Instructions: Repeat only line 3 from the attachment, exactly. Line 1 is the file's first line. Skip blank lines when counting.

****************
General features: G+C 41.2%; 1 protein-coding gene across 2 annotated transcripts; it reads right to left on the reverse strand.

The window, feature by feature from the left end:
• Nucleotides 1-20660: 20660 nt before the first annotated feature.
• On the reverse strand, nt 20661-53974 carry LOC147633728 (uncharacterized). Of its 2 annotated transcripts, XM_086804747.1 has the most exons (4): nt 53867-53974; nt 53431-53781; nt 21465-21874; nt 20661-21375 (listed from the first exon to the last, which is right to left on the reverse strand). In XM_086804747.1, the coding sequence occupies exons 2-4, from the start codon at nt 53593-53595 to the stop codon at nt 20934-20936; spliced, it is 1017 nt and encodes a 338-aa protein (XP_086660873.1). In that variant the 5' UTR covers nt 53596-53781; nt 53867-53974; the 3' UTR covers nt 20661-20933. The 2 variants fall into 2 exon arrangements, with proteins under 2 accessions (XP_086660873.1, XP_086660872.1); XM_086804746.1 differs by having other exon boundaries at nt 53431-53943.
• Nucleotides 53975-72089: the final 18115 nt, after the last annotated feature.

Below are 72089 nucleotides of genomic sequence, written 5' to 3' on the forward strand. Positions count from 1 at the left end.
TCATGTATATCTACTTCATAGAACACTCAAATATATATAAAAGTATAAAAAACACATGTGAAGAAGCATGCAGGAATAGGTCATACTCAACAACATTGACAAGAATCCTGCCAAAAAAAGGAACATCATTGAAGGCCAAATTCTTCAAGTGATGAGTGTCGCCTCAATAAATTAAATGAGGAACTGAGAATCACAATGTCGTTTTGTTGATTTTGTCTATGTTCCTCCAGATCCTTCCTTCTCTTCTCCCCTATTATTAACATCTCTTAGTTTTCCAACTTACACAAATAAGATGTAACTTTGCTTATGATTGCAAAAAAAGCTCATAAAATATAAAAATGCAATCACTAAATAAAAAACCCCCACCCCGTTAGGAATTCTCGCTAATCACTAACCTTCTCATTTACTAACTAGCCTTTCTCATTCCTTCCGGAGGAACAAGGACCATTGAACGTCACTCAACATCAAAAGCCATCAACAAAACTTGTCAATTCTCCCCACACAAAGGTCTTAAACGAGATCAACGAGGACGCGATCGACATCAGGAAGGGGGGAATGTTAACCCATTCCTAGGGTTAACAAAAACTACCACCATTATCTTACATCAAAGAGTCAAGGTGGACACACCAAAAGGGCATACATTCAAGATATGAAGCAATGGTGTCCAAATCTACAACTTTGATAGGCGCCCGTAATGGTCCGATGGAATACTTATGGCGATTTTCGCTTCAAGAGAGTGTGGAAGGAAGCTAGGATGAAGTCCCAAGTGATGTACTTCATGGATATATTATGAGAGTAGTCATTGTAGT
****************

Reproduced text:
• Nucleotides 1-20660: 20660 nt before the first annotated feature.